100 APPLICATION ENVISIONING IDEAS | F. ENHANCING INFORMATION REPRESENTATION
WORKING THROUGH SCREENS
F9. Simultaneous or Sequential Use of Representations Knowledge workers may use more than one information representation, of the same or different content, to accomplish certain operations or larger tasks. To support workers’ abilities to meaningfully act from the context of different data perspectives, product teams can envision concepts that present certain displays in parallel or allow for rapid switching between related views.
People talk about ge�ng overloaded with too much informa�on, but I like to have the op�on of seeing a lot of diﬀerent kinds of data at the same �me...
Examples from three knowledge work domains: A financial trader selects a single offer from a table in his trading application, then opts to view a large display of historical graphs related to the offer. Since the proposed deal does not look advantageous, he moves on. To browse potential deals more effectively, he sets up his screens to view the application’s large table of offers and some related graphs at the same time so that he can quickly investigate historical data for each proposal that he selects (see illustration).
How might close onscreen relationships between coordinated displays of information provide value in the knowledge work practices that your team is striving to mediate? What sequential or simultaneous arrangements of content in your application concepts could allow targeted workers to more easily see key relationships or interact through them more directly? More specific questions for product teams to consider while envisioning applications for knowledge work: What types of information artifacts are currently used in conjunction with each other in targeted tasks and larger activities? When and how do workers use coordinated aspects of these artifacts in parallel or in sequences? What value do these connectivities provide? How might your team use these understandings to envision useful possibilities for relationships between views in your sketched application directions?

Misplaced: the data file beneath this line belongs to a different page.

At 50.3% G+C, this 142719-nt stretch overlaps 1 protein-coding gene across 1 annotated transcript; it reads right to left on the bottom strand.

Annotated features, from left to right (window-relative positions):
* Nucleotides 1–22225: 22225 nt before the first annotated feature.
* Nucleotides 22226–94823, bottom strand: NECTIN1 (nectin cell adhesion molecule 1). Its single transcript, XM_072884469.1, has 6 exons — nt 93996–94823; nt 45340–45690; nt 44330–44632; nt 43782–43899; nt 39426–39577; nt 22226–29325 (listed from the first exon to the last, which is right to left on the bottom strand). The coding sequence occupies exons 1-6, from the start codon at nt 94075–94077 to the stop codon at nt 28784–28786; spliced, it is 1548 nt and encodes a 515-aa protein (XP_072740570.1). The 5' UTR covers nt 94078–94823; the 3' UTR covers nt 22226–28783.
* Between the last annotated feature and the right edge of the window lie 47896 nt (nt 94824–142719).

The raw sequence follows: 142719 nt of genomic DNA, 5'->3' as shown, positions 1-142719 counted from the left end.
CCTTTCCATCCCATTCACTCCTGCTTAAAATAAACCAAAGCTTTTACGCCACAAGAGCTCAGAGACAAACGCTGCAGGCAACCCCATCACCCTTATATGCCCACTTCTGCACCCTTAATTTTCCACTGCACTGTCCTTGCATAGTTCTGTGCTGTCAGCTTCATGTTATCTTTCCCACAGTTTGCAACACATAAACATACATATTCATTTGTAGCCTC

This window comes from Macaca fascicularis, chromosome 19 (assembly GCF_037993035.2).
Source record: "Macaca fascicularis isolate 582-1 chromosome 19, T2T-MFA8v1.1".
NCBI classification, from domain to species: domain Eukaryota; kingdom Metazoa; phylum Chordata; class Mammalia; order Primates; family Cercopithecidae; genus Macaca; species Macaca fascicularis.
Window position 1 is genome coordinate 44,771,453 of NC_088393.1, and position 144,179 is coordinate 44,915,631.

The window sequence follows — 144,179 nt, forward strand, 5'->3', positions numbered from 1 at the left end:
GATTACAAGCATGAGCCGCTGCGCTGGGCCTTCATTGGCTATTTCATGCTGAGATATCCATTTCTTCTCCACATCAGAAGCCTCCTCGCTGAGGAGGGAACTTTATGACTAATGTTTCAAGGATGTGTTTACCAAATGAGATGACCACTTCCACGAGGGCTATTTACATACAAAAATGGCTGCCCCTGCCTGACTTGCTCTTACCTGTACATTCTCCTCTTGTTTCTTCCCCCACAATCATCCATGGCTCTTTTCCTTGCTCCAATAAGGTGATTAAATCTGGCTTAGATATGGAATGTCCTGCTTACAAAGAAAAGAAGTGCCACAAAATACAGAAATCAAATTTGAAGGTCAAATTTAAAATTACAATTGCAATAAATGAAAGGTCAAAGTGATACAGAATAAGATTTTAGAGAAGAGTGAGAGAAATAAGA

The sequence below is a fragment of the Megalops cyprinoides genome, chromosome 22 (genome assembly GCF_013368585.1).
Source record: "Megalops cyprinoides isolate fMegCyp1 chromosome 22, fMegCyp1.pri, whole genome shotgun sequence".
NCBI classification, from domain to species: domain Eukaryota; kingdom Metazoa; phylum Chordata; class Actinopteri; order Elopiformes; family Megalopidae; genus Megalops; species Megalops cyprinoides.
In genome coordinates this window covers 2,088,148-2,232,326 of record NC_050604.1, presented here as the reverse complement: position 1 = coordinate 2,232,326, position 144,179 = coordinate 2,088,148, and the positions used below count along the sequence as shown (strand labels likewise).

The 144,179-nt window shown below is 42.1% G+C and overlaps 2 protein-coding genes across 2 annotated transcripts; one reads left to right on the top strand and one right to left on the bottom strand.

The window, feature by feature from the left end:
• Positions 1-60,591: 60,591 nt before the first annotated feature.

An architect is tasked with checking the lighting modifications that a consultant just completed. She supplements the main 3D visualization in her building modeling application with a floor plan that highlights all lighting elements, as well as a table that lists all of the lighting fixtures in the current design and their linked product specifications.
I’m turning on some graphs here to see what’s going on with this poten�al deal...
What larger design and technology trends could influence your ideas about how information representations could be displayed in conjunction with one another in your computing tool?
A scientist switches between different visualizations in her analysis application, some of which she rarely uses, hoping to unexpectedly discover some insight about a small but interesting collection of samples within a large clinical data set.
No dice here...
How might your team’s ideas for novel data views be used in conjunction with more established representations of domain content?